Although the condition of the Spanish Empire was very unfavourable, and
Philip IV. must have known long hours of anxiety and unrest, there is
no reason to believe that he withdrew his company or his favour from
the best beloved of his court painters.  Spinola had taken Breda from
Justin of Nassau, and the surrender was promptly immortalised by
Velazquez in the picture "Las Lanzas," which draws so many pilgrims to
Madrid to-day.  It was painted for the palace of Buen Retiro, and
curiously enough--since it records one of the few successes of Spain in
the Low Countries--the subject passed out of men's memory, and for many
years nobody knew why the artist had painted it, or what it was all
about.  Some time between the painting of this picture and the fall of
Olivarez, Murillo came to Madrid and became a pupil of Velazquez, who
had just received a grant of five hundred ducats to be paid annually by
order of the king.  In 1644 Velazquez accompanied Philip on a journey
through Aragon, and two or three years later he was appointed Inspector
of Buildings, a post involving much tedious work, and helping to keep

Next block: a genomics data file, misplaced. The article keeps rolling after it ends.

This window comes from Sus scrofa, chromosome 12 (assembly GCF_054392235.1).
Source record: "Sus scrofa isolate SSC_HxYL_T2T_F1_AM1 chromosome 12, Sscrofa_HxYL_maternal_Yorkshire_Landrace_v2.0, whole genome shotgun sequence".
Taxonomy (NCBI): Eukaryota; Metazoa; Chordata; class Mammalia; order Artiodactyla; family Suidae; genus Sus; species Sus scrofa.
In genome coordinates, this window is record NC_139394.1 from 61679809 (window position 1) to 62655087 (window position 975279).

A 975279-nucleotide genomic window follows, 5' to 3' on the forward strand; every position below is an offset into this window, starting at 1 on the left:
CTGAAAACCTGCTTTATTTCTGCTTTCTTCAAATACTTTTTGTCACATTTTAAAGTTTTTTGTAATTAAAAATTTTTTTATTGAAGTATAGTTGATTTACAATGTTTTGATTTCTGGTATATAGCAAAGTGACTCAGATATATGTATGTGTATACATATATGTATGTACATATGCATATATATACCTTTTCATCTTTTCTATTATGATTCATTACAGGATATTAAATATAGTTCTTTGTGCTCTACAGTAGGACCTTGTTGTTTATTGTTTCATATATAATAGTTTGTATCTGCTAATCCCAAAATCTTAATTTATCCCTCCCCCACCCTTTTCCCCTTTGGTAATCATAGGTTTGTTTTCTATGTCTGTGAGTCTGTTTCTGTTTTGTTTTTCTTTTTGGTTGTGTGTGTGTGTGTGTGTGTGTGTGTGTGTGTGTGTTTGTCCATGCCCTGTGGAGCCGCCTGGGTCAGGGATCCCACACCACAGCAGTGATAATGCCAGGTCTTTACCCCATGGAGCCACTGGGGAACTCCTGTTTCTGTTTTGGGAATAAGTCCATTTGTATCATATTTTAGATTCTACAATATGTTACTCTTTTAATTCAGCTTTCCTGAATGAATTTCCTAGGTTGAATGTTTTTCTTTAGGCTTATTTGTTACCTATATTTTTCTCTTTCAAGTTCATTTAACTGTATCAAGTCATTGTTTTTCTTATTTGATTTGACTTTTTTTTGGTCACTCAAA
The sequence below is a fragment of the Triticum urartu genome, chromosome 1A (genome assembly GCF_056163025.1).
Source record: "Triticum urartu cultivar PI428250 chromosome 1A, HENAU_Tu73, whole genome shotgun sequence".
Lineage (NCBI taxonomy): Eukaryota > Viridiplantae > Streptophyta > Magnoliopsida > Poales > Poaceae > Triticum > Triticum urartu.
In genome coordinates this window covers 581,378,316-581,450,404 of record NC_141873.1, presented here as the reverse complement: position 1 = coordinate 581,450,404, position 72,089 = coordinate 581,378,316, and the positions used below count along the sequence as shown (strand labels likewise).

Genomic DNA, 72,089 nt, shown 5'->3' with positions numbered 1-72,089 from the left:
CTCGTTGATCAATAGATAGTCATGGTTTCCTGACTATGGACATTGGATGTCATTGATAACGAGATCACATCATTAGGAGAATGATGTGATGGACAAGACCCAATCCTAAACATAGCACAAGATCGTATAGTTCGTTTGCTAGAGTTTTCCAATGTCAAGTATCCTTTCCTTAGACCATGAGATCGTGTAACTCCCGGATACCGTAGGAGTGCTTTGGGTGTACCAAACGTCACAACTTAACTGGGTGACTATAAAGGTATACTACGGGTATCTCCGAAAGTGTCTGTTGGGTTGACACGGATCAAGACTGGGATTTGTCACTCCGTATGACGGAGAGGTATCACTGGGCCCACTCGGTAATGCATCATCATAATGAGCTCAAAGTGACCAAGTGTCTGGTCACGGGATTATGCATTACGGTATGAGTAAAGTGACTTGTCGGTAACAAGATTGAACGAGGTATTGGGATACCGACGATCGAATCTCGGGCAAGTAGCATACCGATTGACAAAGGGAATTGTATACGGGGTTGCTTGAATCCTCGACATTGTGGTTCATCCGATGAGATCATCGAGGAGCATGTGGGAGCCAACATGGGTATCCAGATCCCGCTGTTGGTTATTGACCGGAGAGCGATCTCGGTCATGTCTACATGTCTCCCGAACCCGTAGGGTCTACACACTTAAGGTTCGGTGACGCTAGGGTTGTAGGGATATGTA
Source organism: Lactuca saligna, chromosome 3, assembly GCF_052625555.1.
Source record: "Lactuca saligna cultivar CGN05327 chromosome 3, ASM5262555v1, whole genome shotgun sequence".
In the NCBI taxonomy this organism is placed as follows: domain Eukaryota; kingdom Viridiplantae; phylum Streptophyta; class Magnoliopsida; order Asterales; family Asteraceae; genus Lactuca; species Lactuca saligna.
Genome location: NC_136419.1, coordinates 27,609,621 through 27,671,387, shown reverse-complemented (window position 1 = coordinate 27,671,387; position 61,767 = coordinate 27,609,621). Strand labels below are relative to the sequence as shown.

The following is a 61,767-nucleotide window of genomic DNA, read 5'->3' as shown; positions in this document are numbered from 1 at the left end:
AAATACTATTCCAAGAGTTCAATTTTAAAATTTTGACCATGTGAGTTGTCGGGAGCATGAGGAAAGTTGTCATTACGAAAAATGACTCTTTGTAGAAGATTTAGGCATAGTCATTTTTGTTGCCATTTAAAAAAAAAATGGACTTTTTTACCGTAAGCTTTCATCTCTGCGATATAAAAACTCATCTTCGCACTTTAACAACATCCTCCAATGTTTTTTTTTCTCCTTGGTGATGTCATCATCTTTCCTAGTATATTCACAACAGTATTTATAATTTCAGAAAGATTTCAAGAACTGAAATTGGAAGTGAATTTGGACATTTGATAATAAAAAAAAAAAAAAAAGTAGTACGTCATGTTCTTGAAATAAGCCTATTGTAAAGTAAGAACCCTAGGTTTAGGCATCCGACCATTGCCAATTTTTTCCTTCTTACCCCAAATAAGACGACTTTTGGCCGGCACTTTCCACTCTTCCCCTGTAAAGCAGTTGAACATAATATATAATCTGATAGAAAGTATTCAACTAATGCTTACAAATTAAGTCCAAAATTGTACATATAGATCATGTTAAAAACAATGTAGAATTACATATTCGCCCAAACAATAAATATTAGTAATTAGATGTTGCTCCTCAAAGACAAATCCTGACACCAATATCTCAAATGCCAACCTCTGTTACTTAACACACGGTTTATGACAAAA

the painter from his studio.  He seems to have bestowed a certain
amount of labour on portraits painted by other men, in order to bring
them into harmony with the collection that Philip was making.  It is
difficult to deal with this matter within limited space because the
details are distinctly controversial, but it is as well to remember
that some of the portraits attributed to Velazquez in the Prado Gallery
are of people who were dead before Velazquez was painting, so they
could not have sat for him; and in the days of Philip IV. it was
considered no disgrace for a man to repaint another artist's canvases.
Moreover, a painter to the court of Spain was not supposed to carry an
uneasy conscience about with him.  It was his duty to obey orders and
to accept from his superiors as much guidance and direction as they
were gracious enough to give him.

In 1649 the king granted Velazquez permission to return to Italy in
order to find pictures for a Royal Academy of Fine Art to be
established in Madrid.  By this time Philip was a widower, though he
was on the point of marrying his niece, Mariana of Austria.  She had
been affianced to the Infante Don Balthasar Carlos, but he had been
dead for three years, and the Spanish throne was without an heir.
Velazquez visited Genoa, Venice, Milan, and Padua, and brought back
pictures by Veronese and Tintoretto.  Rome and Naples were revisited,
and the famous portrait of Pope Innocent X., of which one copy is in